On the sidelines, in the outer

By Patrick O’Keeffe

I am frustrated. The immediate source of my frustration is an injury that is preventing me from running. For me, running is like addiction. Let’s be frank, running is my life. I haven’t run for 6 days and I’m experiencing major withdrawals. Running keeps me balanced. I need to run. I am a runner; that is my identity. When this is taken away, there is a great emptiness. I think about races fast approaching, the training that I’m missing out on.

Fortunately, my injury is only short term. I might only miss 8 or 9 days in total. That doesn’t seem like much and in reality, it isn’t. I consider this, in relation to high profile athletes on the long term injury list. I wonder what goes through their head. I wonder how injured players fill the void that has been created. Denied the opportunity to participate in the sport that gives them enjoyment, fulfillment, friendship and exhilaration; how do players atone for this loss? What gives athletes the strength to persevere?

For me, the great sadness in sport is not the losing of Grand Finals, it is long term injury. Players who are one the losing end of grand finals are still free to fight again. Admittedly, a lost grand final will burn for a long time, and could still burn long after a career is over. However, a career which is shortened by injury is sure to burn a great deal more.

I wonder how Max Bailey is going right now. I’m not up to speed with his rehabilitation, though I’m sure that it is on track. He must have great strength of character. David Rodan had just found his feet at AFL level, playing two stellar seasons with Port Adelaide. He will be on the sidelines again this year, after another serious knee injury. I remember David Schwarz, a dynamic player in his day, succumbing to three long term knee injuries. He made it back, though was restricted as a result. South Australian legend Shaun Rehn returned from the brink to play in Adelaide’s first AFL premiership.

I am glad that Luke Hodge has flourished into a supreme footballer. Throughout an injury riddled start to his career, he watched his contemporary Chris Judd take the competition by storm. I remember listening to SEN in 2004, as a Hawthorn supporter bemoaned the fact that his side had overlooked Judd for ‘this dodgy Hodge’. Humourless, unsupportive and insensitive. Quite an achievement, I thought to myself. At the time, I wonder if Hodge himself would have had doubts about whether he would fulfill expectations. He certainly has, and then some.

Of course, this extends to other sports. Recently, Shaun Tait has missed a good amount of cricket due to depression, which occurred as a result of the mental stress exacted on him by his tormented body. Shane Watson has a few critics. Until recently, his body let him down routinely. To his credit, he has ridden the bumps and is now flourishing. He could tone down his on field antics though. I once met Ebony Rainford Brent of the English women’s cricket team, on the bus to Adelaide of all places. Selected to represent her country at 17, she endured years of stress fractures in her back which stopped her from bowling. Fortunately, she can handle a bat, and was a part of England’s World Cup winning team in 2009. In Ebony’s first class debut as an exuberant 16 year old, she intentionally stopped a ball with her cranium. Consequently, she remembers little of her first class debut. You have to admire that level of commitment.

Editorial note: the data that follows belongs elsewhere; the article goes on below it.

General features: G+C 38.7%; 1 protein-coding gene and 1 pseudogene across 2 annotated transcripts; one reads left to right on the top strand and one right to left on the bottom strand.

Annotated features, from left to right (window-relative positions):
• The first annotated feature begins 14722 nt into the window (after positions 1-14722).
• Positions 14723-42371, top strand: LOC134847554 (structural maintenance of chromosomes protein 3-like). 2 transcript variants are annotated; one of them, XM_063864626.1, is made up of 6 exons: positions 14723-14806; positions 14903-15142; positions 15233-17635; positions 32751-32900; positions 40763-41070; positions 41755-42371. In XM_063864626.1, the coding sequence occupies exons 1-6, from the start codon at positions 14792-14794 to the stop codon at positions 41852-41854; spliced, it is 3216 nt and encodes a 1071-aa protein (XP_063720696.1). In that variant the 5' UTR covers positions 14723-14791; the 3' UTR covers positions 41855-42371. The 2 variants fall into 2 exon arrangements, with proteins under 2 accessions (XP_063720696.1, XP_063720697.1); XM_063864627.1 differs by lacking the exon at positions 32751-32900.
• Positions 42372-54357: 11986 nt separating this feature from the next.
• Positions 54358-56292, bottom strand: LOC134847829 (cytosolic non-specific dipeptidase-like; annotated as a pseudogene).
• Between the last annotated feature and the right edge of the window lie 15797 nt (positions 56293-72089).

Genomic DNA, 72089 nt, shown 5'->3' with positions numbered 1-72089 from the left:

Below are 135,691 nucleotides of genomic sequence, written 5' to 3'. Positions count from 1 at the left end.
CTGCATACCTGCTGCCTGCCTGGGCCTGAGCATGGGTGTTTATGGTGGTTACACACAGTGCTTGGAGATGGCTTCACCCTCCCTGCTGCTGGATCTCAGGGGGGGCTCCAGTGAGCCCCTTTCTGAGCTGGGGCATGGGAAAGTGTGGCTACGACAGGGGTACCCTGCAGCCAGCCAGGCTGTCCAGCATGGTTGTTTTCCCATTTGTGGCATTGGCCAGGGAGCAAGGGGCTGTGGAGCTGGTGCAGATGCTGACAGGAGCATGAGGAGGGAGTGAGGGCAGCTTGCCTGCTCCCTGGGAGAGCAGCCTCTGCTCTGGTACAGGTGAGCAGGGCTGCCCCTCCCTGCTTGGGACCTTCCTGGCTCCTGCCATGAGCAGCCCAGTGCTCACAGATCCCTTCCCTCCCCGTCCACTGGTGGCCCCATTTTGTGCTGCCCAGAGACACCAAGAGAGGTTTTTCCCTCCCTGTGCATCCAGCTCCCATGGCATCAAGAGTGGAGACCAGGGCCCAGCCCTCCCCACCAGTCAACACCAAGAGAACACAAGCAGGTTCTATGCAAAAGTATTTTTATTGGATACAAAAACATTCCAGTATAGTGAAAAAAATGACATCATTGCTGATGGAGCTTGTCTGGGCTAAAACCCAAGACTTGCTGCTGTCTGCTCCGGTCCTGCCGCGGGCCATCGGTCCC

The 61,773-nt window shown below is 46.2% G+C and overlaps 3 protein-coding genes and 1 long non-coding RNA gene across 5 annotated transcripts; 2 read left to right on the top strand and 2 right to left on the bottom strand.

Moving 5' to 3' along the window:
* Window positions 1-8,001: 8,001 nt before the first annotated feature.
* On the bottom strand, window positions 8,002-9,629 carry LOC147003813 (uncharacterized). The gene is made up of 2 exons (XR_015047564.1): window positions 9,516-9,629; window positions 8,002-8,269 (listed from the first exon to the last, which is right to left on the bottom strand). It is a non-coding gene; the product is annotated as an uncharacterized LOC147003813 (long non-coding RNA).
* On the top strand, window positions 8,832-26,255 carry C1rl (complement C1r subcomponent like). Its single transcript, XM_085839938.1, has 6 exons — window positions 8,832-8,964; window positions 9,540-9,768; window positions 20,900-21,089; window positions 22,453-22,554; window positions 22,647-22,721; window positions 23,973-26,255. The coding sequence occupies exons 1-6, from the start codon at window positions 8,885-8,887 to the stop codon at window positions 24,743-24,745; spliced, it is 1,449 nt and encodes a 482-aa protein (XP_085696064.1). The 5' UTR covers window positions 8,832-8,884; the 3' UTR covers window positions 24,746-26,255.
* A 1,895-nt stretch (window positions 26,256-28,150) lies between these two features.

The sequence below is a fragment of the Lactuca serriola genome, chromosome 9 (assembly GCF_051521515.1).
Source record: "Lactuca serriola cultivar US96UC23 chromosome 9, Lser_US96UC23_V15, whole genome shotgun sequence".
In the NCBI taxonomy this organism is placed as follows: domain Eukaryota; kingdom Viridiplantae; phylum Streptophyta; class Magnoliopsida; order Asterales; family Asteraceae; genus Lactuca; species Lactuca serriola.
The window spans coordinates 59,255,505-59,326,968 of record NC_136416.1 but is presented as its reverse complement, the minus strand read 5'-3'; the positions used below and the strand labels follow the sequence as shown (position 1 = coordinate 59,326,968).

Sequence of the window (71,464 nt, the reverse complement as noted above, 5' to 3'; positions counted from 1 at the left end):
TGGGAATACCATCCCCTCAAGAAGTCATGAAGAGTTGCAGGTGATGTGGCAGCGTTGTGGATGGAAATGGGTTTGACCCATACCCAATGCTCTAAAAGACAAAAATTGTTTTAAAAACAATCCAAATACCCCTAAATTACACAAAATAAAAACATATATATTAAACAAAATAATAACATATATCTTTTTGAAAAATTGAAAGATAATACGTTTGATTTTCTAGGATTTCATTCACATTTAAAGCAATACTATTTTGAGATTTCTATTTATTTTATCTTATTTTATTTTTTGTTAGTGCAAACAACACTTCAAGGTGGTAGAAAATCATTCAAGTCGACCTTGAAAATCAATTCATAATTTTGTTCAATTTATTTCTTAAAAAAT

Of course, my chosen sport is almost synonymous with injury. Preston’s own Olympic marathon runner Lisa Weightman has endured 7 different stress fractures, and is now in the form of her life. Craig Mottram, who many consider to be Australia’s greatest distance runner, has missed well over a year of competition due to an Achilles injury. He must wonder when, or if, he can make it back. That must hurt. Liu Xiang, the Chinese hurdler upon which rested the hopes of a nation, famously withdrew from the Beijing Olympics prior to the first round of competition, also suffering form an Achilles complaint. How devastating that must have been.

For an athlete on the recovery trail, the road back must be tough. I am sure that throughout the course of this AFL season there will be many players who have their career stalled, perhaps even ended, as a result of injury. As dark as it may appear, these players will have the support of their clubs and their team mates. However, spare a thought for those players running around in the local leagues, playing for nothing but the love of it. For many, 2:00pm on a Saturday is what they live for. Injuries will hit a number of players, who may be forced to give the game away as a result. They will not have the privilege of undergoing full time rehabilitation, with medical expenses paid for by their employer. They will not have a club doctor on call to monitor their recovery. Their injury will prevent them from participating in the game they love, from celebrating big wins with their mates, or sharing in the heartbreak of a nail biting loss.

To those outside sport, injury doesn’t register as a concern. The athlete still lives and breathes. With the aid of perspective, injury which prevents someone from participating in a pastime perhaps isn’t a serious concern. However, when a person’s chosen sport is their full time concern; everything else is secondary. When this is taken away, there can be a big, overwhelming black hole.

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